US intrigue yields bitter fruit; Bitter Fruit, by Stephen Schlesinger and Stephen Kinzer. Garden City: Doubleday & Co. 320 pp. $16.95.
''Guatemala has now become a test of John Kennedy's axiom, 'Those who make peaceful change impossible make violent change inevitable.' ''
So write veteran journalists Stephen Schlesinger and Stephen Kinzer. Their book is intended to document how the CIA prevented peaceful change in 1954 by sponsoring the overthrow of Jacobo Arbenz - the second democratically elected president in Guatemala's history.
To trace the origins of the coup, Schlesinger and Kinzer draw on US documents obtained under the Freedom of Information Act. They detail how the then-powerful United Fruit Company became angered by land reforms instituted under the leftist Arbenz regime; how a massive and skillful propaganda campaign was launched to brand Arbenz a Communist; how the CIA, after considering several other candidates, chose Col. Carlos Castillo Armas as the insurgents' figurehead; how a new US ambassador was brought to Guatemala to serve as covert ''theater commander''; how Castillo Armas, with the aid of US-trained and bankrolled troops, finally forced the hapless Arbenz into exile.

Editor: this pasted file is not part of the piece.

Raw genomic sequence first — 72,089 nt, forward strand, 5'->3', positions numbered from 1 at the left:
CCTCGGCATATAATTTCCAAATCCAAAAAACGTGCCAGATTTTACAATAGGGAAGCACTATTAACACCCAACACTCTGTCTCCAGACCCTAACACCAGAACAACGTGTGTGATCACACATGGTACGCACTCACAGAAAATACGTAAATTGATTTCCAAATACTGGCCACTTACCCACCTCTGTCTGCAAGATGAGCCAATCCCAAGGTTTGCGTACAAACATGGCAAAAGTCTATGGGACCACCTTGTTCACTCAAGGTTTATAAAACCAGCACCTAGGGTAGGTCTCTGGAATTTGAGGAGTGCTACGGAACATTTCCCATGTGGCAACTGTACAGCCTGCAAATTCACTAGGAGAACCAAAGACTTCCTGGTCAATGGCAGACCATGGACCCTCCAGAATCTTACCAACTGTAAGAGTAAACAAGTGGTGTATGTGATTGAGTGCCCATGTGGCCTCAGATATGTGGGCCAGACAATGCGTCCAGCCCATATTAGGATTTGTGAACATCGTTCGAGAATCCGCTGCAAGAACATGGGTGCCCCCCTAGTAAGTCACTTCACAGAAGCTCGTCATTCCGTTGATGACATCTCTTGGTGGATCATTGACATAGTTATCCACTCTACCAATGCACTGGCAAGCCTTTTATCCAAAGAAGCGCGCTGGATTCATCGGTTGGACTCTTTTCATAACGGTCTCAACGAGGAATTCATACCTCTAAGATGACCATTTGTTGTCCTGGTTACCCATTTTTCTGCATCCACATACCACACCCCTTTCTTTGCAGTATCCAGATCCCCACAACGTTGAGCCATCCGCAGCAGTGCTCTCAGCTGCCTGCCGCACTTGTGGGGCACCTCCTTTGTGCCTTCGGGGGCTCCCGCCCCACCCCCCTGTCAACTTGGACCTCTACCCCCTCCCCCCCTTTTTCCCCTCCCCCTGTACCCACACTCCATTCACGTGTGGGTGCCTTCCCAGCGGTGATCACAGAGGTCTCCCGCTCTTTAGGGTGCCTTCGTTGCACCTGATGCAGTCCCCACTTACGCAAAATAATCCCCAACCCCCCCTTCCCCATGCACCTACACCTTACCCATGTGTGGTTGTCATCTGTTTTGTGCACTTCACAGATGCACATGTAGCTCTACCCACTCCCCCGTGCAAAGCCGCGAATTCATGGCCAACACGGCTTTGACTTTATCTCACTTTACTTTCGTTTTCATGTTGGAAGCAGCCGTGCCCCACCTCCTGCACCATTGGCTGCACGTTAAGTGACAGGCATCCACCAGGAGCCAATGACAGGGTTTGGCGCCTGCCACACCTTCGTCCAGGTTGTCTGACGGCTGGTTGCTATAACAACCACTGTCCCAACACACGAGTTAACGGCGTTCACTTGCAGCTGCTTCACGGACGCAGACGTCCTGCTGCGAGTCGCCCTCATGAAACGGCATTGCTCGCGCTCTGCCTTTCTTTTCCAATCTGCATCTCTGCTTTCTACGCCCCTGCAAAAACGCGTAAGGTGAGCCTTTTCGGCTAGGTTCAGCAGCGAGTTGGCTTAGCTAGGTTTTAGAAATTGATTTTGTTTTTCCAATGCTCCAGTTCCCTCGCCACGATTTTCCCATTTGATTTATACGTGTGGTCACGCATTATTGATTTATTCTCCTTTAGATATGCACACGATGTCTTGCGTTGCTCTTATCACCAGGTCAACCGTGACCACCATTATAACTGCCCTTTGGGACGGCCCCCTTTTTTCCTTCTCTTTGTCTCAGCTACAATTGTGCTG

Although the authors' liberal political views sometimes obtrude in the narrative, most of their assertions appear amply supported by the evidence. And Guatemala's sad history of repression since the coup - government-linked ''death squads'' in the cities, massacres of Indian peasants in the countryside - lends weight to their conclusion this successful CIA operation bore bitter fruit indeed.